Electric Zoo Day 3 Cancelled After Two Deaths
So, if you’re in the “EDM” scene, your phone is definitely blowing up right now with, “Is it true???,” “OMG wait dont head into the city yet,” “OMGGGG WHYYYYY :'(,” “Do you think they’ll reimburse us??,” or “Where do you think Armin and Krewella are going to play now instead??” This is because one of the largest electronic music festivals in the country has been cancelled on the third day in an unprecedented move by Bloomberg’s office and EZoo officials. So you can see it, here is the official release from the mayor’s office:
Due to serious health risks, the Electric Zoo music festival on Randall’s Island on Sunday, September 1st has been cancelled. The City recommended cancellation and the event promoters have agreed.
During the first two days of the Electric Zoo music festival, two concert-goers have died and at least four others became critically ill and have been placed in intensive care at area hospitals. Definitive causes of death have not yet been determined, however, both appear to have involved the drug MDMA (ecstasy, or molly). The Electric Zoo organizers have worked with City officials to reduce health risks at this event, but in view of these occurrences, the safest course is to cancel the remaining day of the event
If you spent the equivalent to about $180 on an EZoo ticket, you must be wondering how this could happen? At Paradiso music festival, one man died and dozens were reportedly take to the hospital, really putting into the limelight the tragic side of these experiences that are meant to be extremely fun.
So what could the festival have done to prevent this? There were plenty of free water stations, security check was so tight they legitimately looked down girls bras and felt up really close between their legs, they were checking ids to ensure it was 18+, there were massive signs to medical tents, and reminder texts and emails were sent out to festival goers (before and during the festival) to remind everyone to, “Please watch out for each other, and know that help is all around you. If you see someone slip, trip, or overheat, someone who needs medical attention, rehydration, or just a helping hand, please keep the positive vibe alive, and be a friend to a friend in need.” Still, people died.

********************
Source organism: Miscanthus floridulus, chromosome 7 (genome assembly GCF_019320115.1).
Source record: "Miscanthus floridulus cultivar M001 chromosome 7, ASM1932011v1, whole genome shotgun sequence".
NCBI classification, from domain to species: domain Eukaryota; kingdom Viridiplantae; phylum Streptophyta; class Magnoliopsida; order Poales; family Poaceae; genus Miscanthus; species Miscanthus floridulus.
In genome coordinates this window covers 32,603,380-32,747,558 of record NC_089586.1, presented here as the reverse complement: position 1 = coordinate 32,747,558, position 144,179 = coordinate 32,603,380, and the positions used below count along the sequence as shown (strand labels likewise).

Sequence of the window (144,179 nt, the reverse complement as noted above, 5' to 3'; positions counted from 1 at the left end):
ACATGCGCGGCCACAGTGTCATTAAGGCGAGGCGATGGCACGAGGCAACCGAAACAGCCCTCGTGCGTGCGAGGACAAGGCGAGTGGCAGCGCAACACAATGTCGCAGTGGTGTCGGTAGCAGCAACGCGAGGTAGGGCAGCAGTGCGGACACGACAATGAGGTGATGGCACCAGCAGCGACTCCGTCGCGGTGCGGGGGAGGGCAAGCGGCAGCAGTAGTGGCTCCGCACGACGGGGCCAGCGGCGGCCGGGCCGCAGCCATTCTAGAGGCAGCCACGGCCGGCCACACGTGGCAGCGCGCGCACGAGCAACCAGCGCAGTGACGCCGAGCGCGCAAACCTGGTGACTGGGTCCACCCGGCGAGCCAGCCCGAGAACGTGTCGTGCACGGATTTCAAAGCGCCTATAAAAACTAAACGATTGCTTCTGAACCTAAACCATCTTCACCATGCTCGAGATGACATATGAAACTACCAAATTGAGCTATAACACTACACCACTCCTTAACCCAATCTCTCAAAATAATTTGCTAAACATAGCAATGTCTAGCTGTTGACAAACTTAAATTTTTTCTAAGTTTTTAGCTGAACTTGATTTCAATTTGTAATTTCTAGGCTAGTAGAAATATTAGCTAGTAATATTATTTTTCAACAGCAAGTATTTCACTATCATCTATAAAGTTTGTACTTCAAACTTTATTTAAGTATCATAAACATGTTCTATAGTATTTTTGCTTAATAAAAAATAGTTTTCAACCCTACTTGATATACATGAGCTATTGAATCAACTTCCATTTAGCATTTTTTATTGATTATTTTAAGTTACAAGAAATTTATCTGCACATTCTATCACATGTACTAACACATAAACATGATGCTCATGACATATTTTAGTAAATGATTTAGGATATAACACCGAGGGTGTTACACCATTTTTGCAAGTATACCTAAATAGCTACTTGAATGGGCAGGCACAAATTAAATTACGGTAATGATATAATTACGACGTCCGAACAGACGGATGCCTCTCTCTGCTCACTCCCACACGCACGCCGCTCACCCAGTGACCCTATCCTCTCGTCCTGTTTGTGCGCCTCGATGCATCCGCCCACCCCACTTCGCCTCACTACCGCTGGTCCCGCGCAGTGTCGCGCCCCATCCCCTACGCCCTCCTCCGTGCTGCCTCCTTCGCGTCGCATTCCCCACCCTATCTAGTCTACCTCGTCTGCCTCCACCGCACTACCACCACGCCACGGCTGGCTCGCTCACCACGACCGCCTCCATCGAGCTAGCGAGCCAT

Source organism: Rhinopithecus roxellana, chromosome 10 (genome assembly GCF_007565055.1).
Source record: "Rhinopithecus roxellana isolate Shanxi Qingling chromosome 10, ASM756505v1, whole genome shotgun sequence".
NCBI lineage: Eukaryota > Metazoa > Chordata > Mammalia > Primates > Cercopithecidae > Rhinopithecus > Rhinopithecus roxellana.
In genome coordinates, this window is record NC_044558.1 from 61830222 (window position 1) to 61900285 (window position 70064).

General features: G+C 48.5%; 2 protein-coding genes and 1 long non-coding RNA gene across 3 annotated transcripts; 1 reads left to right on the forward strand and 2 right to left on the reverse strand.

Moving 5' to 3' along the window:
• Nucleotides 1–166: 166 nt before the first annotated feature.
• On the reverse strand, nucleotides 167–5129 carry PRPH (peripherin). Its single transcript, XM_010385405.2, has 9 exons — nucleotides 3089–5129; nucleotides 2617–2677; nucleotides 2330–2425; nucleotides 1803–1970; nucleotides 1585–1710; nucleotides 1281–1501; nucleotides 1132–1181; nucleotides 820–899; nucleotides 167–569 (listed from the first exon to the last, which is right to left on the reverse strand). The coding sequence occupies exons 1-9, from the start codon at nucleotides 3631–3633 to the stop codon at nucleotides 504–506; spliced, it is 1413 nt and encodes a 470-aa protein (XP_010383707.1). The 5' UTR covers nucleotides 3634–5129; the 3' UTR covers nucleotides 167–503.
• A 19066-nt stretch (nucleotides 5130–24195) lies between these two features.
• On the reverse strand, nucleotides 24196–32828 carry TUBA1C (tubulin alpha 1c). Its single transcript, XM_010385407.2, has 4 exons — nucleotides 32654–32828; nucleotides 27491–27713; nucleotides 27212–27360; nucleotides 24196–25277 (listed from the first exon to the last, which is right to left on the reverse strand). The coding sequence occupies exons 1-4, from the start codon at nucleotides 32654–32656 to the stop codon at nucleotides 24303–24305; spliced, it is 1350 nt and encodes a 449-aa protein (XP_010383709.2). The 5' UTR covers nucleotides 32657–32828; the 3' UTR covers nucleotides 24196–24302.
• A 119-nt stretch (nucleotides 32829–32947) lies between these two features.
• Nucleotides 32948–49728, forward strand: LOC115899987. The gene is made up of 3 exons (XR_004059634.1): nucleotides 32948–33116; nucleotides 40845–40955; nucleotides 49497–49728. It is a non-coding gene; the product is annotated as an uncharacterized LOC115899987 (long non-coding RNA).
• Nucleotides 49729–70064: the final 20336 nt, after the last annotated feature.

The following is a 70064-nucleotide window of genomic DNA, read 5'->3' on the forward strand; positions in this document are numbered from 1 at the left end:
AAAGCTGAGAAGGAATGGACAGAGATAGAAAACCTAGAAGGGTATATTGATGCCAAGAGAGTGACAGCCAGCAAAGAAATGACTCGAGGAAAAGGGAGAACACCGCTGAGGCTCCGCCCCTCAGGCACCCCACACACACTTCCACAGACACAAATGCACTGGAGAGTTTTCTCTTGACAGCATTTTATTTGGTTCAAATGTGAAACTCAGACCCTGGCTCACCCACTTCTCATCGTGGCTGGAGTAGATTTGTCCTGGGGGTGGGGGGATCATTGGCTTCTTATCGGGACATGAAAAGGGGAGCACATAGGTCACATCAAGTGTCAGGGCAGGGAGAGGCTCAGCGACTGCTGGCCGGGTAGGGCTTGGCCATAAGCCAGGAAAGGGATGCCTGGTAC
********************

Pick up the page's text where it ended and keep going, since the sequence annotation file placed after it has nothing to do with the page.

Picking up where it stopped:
You would also like to think that people going to this festival are saying, “Wow, this is such a wake up call. I really don’t know what is in these powders or pills or liquids that I’m buying from strangers and my friendly neighborhood drug dealer (because everyone thinks they’re so tight with their dealer, he or she would never sell them bad drugs). Maybe I should really stop taking these drugs.” Instead we’re hearing, “What’s the next party? I’m sure the artists must be playing somewhere else in NYC.” Meaning people at these shows and festivals aren’t going to stop just because you cancelled one festival, or that searches are even more strict, or festivals keep upping the age minimum (TomorrowWorld is a 21+ festival), or there are more rehydration stations, or more positive messages to hep friends in need.
This action is unprecedented in the history of festivals. I talked to my dad about festival cancellations in “his day,” and he was really shocked that a festival would be completely cancelled.